The apparatus shown in Fig. 1 includes a centrifugal pump I I! (normally classified as a vertically-split case or a horizontally split-case) driven by any suitable available power source I I. In this case it is an electric motor. The inlet [2 of the pump I is connected by a pipe to an air separation chamber and reservoir l4 for starting the system after a shutdown. The outlet of the pump I0 is connected to what I call a' high pressure header 16 from which the leads H, H, H, i! run to the individual jets l8 (see Fig. 2), each of which is positioned above and connected to the outlet of a well point l9. Shut off valves 20 in each lead 11 facilitate selection of the well points to put in service.

The well point 19 (see Fig. 2) includes a pipe 2! having an opening or series of openings 22, surrounded by a fine screen 23 with a heavier protecting screen 2311 around the whole. The outlet 24 of the well point is connected to the chamber 25 in the jet housing 26 by the pipe 21. This chamber surrounds the jet nozzle l8 and opens into the jet venturi 28, so that when the water or other liquid being pumped through the header i6 rushes from the nozzle !8 it creates a vacuum in the Venturi tube 28, thus lowering the pressure in the well point l9 and causing the water 29 around the well point to flow in through the screens, up into the Venturi chamber 25 and into the Venturi tube 28. There it mixes with the water from the nozzle [8, and the total of nozzle capacity and flow through the well point passes on up through the pipe 30 into the return or low pressure header 3! and into the reservoir l4. 7

On the return header 3|, at its highest point where air will collect, I prefer to put an automatic air vent valve 32, having a float 33 on an arm 34 which opens and closes the valve disc 35 on the outlet orifice 36 (see Fig. 3)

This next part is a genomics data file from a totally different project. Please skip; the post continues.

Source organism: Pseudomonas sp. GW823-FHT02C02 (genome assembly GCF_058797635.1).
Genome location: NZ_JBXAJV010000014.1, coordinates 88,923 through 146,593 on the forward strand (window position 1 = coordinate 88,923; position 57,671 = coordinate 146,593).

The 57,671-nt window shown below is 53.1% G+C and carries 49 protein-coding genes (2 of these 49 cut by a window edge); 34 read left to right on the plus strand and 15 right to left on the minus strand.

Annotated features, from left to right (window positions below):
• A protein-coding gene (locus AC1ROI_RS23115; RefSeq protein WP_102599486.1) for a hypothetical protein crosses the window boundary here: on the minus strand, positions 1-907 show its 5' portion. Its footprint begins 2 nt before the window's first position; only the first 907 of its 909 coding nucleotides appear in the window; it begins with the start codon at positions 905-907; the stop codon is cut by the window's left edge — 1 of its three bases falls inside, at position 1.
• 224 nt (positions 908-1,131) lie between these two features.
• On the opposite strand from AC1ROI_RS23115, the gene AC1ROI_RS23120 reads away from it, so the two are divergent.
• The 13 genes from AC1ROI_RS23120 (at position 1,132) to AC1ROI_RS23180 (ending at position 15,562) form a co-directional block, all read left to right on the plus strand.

So long as water fills the system, the float remains buoyed up and holds the valve disc to its seat. As air accumulates, it displaces the water in the body of the valve and the float falls as the water recedes, thus pulling the disc off its seat. The accumulated air is then discharged by the pressure in the system. As the water rises in the body, the float returns the disc to its seat, and prevents water from escaping. When air collects again, the cycle is repeated. On a header 3| which is 4110 feet long there may be several of these air vent valves 32.

On each return line 30 is a valve 31 to be closed whenever the valve 20 on the pressure line I! is closed. This would be at a time when any particular well point was to be inactivated.

In an installation each set of branch leads I! and 30 are usually about 5 feet apart from the next set, but this distance may be varied to suit the volume of water that has to be withdrawn from the excavation.

The water picked up through the well points l9 represents-a surplus over; that being pumped down the line H, and will flow out the overflow of the tank l4, leaving in the tank all the liquid needed to keep the system primed and the header l6 and pipes l1 filled. The over flow is placed at a point higher than the inlet of the pump 10.

I have found that the systemaworkshwell with a pressure of 55 to 70 poundsinthe high pres? sure header l6 and with a pressure of to 15 pounds in the return or low pres sur e header -fil. The centrifugal pump [0 has to bebig enough to supply the demand of the combined capacities of the jet nozzles I8. Any number of these nozzlesxmaybeusedso long as the pump 10 has therequiredoutputa:g I 1 My new ,-system ,o,f dewatering is raccon plished byf theuse of a pluralityof ,jetsJB connected as .1. herein setforth sqthat if one or more wellpcints r'.l,9.s-have exceeded the flow of waterinto them through the openings, 22 and, are taking, in;;air, .-this will in nowaysaffectwor decrease,-the-;,efiiciencygof the other wellpoints which are still -,-,;submerged ,inawater; It was;; this discov this-new -method which solved the old p oblem, winherent in vacuum pumping, namely that when .Onepnmore well points began sucking, in air, the vacuum in the whole system decreasedand erefQre; th amount:- V?Q E;:: KQQ 9; v sthroug-h thewell p.oints-;still submerged; water dropped ofi, Zi'his meantthat in the old-method it wasnecessary,toexercise constantwigilance over the well; points;so that those-that w re glry,

e e h m n ou ib i fi p ans-yew.- hy a valve, Glass tubes torsighting.,-to detect we when awell point went :dry, and-listening to determin if-a mr ateLW fl wi iqn y a: 1. a ti ula "W911; 1 1 l-"13. 55: tam